UBC Faculty Research and Publications

Taiping 太平 Movement Bohr, P. Richard; Hamm, Matthew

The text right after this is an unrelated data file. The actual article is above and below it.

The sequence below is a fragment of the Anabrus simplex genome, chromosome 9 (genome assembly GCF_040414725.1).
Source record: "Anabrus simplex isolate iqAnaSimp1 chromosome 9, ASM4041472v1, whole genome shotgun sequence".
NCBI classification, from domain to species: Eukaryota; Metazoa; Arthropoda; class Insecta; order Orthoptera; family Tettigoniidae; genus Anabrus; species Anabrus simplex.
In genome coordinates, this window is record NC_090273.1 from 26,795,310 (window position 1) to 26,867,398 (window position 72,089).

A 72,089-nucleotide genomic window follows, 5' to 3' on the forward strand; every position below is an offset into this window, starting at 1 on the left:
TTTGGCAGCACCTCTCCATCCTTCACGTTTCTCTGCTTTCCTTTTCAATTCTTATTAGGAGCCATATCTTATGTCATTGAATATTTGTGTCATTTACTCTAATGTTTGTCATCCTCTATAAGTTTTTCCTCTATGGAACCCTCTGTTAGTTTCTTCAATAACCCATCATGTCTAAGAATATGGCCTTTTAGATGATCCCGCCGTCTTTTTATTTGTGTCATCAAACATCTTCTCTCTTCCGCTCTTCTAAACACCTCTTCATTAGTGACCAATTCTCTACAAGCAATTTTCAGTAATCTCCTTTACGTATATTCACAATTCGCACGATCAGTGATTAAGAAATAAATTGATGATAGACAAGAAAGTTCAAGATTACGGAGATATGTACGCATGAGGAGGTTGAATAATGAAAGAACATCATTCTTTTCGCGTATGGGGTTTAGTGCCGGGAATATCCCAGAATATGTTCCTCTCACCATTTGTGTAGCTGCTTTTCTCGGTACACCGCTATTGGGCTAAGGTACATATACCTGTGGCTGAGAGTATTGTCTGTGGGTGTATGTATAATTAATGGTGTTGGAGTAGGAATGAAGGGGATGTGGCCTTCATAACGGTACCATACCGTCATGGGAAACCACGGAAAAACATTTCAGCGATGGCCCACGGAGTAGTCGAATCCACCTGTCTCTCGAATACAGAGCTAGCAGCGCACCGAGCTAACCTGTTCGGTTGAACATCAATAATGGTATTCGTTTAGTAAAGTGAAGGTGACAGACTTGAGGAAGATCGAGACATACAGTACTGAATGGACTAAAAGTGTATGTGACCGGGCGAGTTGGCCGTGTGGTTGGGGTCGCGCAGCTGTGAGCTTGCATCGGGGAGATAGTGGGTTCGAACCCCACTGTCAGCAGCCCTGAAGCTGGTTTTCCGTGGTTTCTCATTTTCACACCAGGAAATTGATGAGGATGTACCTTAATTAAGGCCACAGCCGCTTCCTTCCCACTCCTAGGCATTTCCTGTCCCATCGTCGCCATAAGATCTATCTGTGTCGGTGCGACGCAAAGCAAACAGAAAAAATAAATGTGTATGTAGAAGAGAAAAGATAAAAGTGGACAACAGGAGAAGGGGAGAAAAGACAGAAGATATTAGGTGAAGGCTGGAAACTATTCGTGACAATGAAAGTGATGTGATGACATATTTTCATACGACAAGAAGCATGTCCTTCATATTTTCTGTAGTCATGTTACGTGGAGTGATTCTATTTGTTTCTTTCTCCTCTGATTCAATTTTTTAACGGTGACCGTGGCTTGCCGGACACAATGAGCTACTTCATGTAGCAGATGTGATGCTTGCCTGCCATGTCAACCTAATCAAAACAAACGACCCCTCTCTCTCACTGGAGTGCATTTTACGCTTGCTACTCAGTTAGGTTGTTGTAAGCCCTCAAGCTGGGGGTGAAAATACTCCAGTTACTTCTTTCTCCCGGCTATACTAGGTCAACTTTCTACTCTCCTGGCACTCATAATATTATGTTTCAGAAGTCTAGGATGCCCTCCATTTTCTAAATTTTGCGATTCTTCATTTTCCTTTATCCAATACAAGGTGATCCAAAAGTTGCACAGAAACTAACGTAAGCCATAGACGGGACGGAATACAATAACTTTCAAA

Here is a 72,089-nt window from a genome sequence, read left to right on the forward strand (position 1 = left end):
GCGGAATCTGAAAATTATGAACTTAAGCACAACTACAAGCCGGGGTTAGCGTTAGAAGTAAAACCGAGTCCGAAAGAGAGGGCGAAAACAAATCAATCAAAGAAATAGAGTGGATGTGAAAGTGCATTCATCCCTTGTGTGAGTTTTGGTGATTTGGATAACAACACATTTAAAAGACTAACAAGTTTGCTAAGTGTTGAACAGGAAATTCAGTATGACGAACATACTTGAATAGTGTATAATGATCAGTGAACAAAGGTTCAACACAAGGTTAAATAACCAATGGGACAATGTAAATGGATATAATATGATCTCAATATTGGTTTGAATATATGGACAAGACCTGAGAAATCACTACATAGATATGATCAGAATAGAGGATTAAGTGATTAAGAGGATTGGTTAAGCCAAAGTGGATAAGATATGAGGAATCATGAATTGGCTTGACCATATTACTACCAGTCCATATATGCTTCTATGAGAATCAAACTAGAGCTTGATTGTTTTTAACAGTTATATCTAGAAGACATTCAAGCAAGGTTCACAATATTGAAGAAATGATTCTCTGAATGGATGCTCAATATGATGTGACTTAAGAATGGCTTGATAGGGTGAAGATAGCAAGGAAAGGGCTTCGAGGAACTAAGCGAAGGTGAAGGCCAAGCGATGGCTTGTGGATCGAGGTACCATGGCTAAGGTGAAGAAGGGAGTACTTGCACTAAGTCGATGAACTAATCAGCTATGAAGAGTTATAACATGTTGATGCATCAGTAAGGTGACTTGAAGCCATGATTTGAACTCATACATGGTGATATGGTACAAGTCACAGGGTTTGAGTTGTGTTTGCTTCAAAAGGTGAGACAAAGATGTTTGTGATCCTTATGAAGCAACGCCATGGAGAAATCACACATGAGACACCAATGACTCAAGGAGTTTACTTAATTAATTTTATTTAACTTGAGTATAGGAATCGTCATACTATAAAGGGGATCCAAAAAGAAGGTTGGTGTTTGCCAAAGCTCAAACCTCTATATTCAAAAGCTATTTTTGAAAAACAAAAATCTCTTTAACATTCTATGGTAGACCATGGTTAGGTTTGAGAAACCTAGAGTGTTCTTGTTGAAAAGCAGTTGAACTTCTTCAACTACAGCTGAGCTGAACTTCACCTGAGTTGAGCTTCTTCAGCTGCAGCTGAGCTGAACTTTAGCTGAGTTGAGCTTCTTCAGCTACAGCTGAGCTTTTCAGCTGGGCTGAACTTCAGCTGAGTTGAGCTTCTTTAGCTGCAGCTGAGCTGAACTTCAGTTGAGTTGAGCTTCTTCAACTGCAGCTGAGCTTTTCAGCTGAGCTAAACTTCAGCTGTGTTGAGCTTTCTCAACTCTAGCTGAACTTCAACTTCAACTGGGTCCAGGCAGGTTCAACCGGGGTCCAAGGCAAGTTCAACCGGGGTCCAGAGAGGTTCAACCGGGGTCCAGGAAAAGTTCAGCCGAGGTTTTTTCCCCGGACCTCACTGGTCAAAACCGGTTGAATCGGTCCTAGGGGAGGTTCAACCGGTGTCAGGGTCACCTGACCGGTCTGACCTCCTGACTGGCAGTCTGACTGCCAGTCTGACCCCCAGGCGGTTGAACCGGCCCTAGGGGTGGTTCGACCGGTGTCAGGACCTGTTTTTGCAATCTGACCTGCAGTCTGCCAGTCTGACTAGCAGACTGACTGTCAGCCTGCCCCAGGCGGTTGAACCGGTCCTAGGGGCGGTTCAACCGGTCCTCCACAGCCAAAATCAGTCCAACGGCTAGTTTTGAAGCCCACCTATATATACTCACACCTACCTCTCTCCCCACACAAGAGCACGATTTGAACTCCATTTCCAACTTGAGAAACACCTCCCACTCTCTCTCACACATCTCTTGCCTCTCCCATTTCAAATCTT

The Taiping Rebellion (1851-1864) was a Christian-inspired and cataclysmic millenarian uprising during the Qing dynasty that claimed the lives of between 20 to 40 million people. This entry takes a slightly broader view of the rebellion by examining the Taiping movement behind it from 1837 to 1866.// The Taiping movement can be said to have begun in 1837 when its founder, Hong Xiuquan 洪秀全 - a failed civil service examination candidate who belonged to the Hakka sub-ethnic minority in Guangdong - experienced a series of dreams in which he was taken to Heaven to meet the one true deity and emperor of China, the Heavenly Father. He was told that China had originally existed as a monotheistic utopia before Qinshi Huangdi and subsequent emperors had been seduced by Satan into worshipping heterodox traditions such as Buddhism and Daoism. The Heavenly Father further proclaimed Hong to be a "Heavenly King" (tianwang 天王) and charging him with restoring China to its utopian state as part of the transformation of the world into a new global order of Christian nations that would be united in their worship of the Heavenly Father and subordinate to China under Hong's rulership.// Understanding himself as Jesus' younger brother, Hong began preaching his new message and was driven out of his village to Thistle Mountain in Guangxi. There he became the leader of a religious group called the God Worshippers. The majority of its members were of the Hakka sub-ethnic minority. Literally meaning "guest people" (kejia 客 家), Hakka were Han Chinese people who had been pushed out of the north by invasion and faced frequent conflict with the earlier Han Chinese settlers of Guangdong and Guangxi, known as the Bendi 本 地, who resented their intrusion and pushed them to marginal lands. Hakka people formed the core of the Taiping movement and many of their practices, such as monogamy, mutual dependence, and a resistance to foot-binding, became features of the Taiping movement as a whole.// Between 1848 and 1849, Hong Xiuquan was absent from the God Worshippers. During that time, several shamans and spirit mediums, most notably Yang Xiuqing 楊秀清, became prominent within the group and initiated practices in which Jesus and the Heavenly Father would descend into spirit mediums and perform miracles such as speaking in tongues or faith healing. Although hesitant to endorse these practices, Hong did so upon his return and Yang Xiuqing acquired a place of prominence within the group as the voice of God.// The descents of Jesus and the Heavenly Father also resulted in iconoclastic attacks by the God Worshippers on local temples and other religious sites on Thistle Mountain, which intensified tensions between the God Worshippers and Bendi militias, resulting in numerous battles. Alarmed by the God Worshippers' clashes with the Bendi, Hong's denouncement of corrupt officials, and the loyalty of the God Worshippers to a transcendent deity over the emperor, the Qing state attacked them as a rebel threat in the winter of 1850.// Shortly thereafter, at the beginning of 1851, Hong Xiuquan proclaimed the inauguration of the Heavenly Kingdom of Great Peace and Equality (Taiping Tianguo 太平天國) and launched an all out rebellion against the Qing. The God Worshippers, now better referred to as the Taipings, invaded the central Yangzi river valley and succeeded in capturing the former imperial capital of Nanjing in 1853.// Hong proclaimed Nanjing to be the "New Jerusalem" and from it the Taiping movement created a theocratic state that, at its height in 1856, governed 30 million people. The Taipings were organized into specialty groups of 25 families that each provided a specific service for the state. Men and women, including spouses, lived separately and all property was held in common by the state through the institution of the Sacred Treasury. A particularly notable feature was the egalitarian treatment of men and women. Hong banned practices such as prostitution, concubinage, foot-binding, and widow suicide and insisted that women have equal access to the military, government service, education, and property ownership.// Plans to reform the Taiping state into an even more utopian mode were cut short when, in 1856, Hong moved against Yang Xiuqing, who had come to refer to himself as "holy" and Hong as merely "eminent." Hong's attack on Yang Xiuqing resulted in the deaths of 20,000 people, ended the practice of mediumship, and fractured the Taiping movement, turning its commanders away from utopian visions and a united campaign against the Qing toward preserving their own regional power bases.// Despite efforts by Hong Ren'gan 洪仁玕, appointed prime minister by Hong Xiuquan in 1859, to reform the Taiping state according to a Protestant vision Christian material civilization, Hong increasingly reverted to the Confucian style of government that he had previously renounced. As Hong increasingly withdrew from government affairs, Qing troops besieged Nanjing, cutting off its food supply and eventually taking the city in 1864. Hong died at the same time, possibly by suicide, and the rebellion was declared put down that same year. Imperial mop-up operations continued, however, until 1866.// The Taiping movement's radical utopian vision and the devasting impact of its cataclysmic uprising left behind a complex legacy for late imperial and 20th-century China, foreshadowing and, in some instances, even helping to inspire the movements and uprisings of the 20th century.

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